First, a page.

The Dream

“The Dream”

Dr. Sorosky pushed up his glasses and stared through Caleb.  Caleb was facing away from him, but he could still feel his cold, blue eyes burning a hole into the back of his head.  How long had they been in this room?  Minutes?  Seconds?  Months?  Caleb couldn’t remember, because he couldn’t remember the last time he saw the sun.  All he could hear was the ticking of the clock on the wall.

“Let’s talk about your dreams, Caleb,” the doctor spoke with a soft, low tone.  “Are you still having the same dream?”

Caleb lost his breath, and turned the side of his face towards Dr. Sorosky.  He nodded his head.

“Tell me.”

He shook his head violently.  Tears welled up in Caleb’s eyes, and he picked at his fingers.

The doctor sighed, “You will never get out of here if you do not talk to me.  We can do this now or another time, but you will talk to me.”

He started to get up from his chair, when Caleb let out a quiet shriek.  “Does this mean you’re ready?”  Sorosky shot a cold glance at him when he spoke.

“Yes,” Caleb spoke in a quiet, defeated voice.  He hung his head, while Sorosky sat back in the chair and pulled out his notebook.

“Go on, when you’re ready.”

Caleb laid back into his chair, his eyes staring at the ceiling.  He focused his eyes and his mind into a small square of mold, and slowly, slowly, drifted.

He rose from the seat, and was alone in a dark hallway.  Blue lights flickered.  Even though the floor felt cold on his bare feet, the air was warm.  He moved forward until he saw a face.  It was a man, smiling.  He had seen this man countless times before, but he did not recognize him.  He was younger than Caleb.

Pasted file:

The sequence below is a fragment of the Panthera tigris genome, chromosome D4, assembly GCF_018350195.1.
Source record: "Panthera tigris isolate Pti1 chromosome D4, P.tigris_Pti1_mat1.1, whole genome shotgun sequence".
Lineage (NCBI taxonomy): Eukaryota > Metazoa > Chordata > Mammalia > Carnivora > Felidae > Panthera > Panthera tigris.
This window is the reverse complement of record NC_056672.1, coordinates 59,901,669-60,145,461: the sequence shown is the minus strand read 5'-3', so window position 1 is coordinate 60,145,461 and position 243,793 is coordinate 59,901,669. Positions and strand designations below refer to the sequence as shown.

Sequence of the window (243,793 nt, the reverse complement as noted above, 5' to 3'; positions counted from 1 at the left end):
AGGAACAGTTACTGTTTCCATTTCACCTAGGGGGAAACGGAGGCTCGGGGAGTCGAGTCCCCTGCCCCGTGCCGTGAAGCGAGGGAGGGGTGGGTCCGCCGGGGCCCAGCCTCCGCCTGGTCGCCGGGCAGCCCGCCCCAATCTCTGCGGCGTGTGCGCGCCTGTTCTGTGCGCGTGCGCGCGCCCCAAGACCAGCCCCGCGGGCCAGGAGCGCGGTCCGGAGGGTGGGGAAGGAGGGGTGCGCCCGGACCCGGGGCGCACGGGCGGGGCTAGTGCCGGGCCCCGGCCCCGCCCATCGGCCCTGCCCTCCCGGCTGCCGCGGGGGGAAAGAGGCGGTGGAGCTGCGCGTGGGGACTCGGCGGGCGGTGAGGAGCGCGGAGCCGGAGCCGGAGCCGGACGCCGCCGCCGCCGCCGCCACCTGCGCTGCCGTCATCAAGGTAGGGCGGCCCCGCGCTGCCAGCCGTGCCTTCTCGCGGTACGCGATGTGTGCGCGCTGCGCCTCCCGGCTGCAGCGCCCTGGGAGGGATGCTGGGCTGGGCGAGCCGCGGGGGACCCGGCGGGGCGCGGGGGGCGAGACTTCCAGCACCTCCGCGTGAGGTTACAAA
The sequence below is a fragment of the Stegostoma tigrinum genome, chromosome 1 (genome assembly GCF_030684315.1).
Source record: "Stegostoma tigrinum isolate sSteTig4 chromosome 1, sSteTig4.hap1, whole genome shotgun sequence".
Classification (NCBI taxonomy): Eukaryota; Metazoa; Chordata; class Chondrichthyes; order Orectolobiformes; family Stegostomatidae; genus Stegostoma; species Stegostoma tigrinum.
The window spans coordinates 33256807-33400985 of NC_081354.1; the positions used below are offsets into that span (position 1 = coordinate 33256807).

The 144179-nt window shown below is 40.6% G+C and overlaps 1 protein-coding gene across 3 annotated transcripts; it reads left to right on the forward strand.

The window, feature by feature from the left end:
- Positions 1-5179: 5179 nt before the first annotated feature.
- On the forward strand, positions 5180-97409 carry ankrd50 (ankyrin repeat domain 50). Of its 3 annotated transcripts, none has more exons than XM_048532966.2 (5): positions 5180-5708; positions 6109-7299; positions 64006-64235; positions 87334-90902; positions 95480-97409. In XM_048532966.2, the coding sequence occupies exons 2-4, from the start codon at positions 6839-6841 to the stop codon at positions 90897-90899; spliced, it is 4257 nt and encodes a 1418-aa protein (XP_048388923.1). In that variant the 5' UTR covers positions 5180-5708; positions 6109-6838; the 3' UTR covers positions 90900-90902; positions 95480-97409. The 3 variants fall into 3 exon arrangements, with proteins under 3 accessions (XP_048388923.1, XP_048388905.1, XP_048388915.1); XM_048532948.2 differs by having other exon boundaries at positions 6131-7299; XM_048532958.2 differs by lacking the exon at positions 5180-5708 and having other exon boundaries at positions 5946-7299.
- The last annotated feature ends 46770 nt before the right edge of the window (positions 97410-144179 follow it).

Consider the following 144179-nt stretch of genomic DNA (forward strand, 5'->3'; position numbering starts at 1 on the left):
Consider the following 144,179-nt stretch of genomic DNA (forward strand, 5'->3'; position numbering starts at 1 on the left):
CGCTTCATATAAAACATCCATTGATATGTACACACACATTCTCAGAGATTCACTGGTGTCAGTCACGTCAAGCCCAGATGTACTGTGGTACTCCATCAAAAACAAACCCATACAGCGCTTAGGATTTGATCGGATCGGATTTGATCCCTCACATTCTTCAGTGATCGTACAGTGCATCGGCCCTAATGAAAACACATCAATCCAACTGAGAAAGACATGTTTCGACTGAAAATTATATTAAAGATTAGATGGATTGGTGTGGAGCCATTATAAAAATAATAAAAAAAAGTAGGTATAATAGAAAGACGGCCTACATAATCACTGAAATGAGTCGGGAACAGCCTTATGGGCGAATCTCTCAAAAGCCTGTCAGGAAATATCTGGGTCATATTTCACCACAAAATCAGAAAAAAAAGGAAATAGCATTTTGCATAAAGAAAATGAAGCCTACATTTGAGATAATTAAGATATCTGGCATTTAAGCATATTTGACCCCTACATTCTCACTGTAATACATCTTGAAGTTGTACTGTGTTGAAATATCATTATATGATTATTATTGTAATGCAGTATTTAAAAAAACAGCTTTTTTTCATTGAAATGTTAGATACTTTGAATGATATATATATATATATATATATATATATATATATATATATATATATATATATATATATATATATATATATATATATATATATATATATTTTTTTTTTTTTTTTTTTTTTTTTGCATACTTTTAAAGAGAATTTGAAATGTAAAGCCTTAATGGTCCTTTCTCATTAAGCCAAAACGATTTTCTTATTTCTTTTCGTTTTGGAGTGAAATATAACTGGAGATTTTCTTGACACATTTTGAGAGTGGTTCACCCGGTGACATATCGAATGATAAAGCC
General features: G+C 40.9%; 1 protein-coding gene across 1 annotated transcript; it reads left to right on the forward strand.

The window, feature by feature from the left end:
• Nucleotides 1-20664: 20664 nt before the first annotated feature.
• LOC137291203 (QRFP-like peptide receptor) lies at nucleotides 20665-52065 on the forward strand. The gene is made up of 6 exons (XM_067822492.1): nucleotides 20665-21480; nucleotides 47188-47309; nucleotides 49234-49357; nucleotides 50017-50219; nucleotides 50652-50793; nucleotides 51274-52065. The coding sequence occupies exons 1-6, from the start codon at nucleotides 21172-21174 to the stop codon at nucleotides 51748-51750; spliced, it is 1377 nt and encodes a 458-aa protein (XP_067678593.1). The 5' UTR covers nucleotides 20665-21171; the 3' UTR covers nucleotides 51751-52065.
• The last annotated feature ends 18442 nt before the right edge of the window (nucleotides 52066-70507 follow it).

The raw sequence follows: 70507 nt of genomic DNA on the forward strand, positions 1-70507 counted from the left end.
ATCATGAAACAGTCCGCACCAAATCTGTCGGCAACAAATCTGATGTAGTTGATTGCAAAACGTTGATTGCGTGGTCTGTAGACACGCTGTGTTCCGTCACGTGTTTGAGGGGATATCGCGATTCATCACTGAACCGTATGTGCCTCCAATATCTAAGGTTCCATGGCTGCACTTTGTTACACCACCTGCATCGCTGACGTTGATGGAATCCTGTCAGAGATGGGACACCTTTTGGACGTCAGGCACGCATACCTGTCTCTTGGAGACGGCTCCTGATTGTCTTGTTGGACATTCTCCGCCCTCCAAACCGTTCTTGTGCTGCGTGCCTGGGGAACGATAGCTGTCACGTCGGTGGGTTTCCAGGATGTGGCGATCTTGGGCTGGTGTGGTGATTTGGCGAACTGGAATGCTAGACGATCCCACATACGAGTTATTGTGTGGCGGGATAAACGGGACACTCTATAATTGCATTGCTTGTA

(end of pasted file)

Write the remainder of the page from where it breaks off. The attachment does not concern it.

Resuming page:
The man walked over to him and gently grabbed his arm, wrapping his around it, and led Caleb down the hall.  They walked quietly together for a while, until Caleb asked, “Where are we going?”

The man let out a chuckle, and replied, “We’re going back home.”

Caleb nodded his head, but he didn’t understand.  He looked around as they walked, but he couldn’t see anything.  The hallway was darkly lit, and the walls looked like stone.  There was nothing.

“Who are you?”

The man laughed really hard at his question and stopped walking.  “I’m someone you should know really well.”

“But I don’t recognize you.”

“I looked a lot different when you last saw me.  But I’m surprised that you don’t remember me this way.”

Caleb tried really hard to remember.  He looked harder at the man, and touched his hair.  A huge clump came off when he did.

“Oh!  Oh, I’m sorry…” Caleb recoiled his hand.

“That’s okay,” said the man, “it’s supposed to do that right now.  Come on, let’s keep walking.”

After a while longer of walking, Caleb noticed that windows started to appear on either side of them, staggered.  He saw people inside the windows, and they seemed to not take any notice of them or the hallway.  He saw a woman with her baby, he saw children playing, and he saw a boy in a hospital bed.  He watched their lives play out, completely silently, and it felt eerie.

“Who are all these people?”  Caleb stopped to focus on a man kissing a woman.  When he looked back at the man, he had aged.  His hair was gone, and he looked frail.

The man smiled at the couple.  “Do you remember this night?”

Caleb squinted.  He thought he recognized the couple, but he couldn’t remember from where.  The woman, he thought, was beautiful.  He wanted to look at her forever, so he stayed at the window until they faded into darkness.

“What’s happening to you?”  Caleb asked the man as he held his hand tightly.

The man smiled, “You were always strong.  And happy.  You were always happy, even when you were sad.”

Caleb looked into the man’s eyes, and remembered.  He remembered everything.  The man smiled and walked back down the hall as the young man he first encountered.  Caleb turned and walked forward until he got to a door.  As he opened it, the sunlight hit his face.  He took a deep breath, and as he let out a sigh, he felt light and free.  He heard Dr. Sorosky’s voice:

“You may go now, Caleb.”

Caleb walked through the door.


Copyright 2014 Meg Swensen


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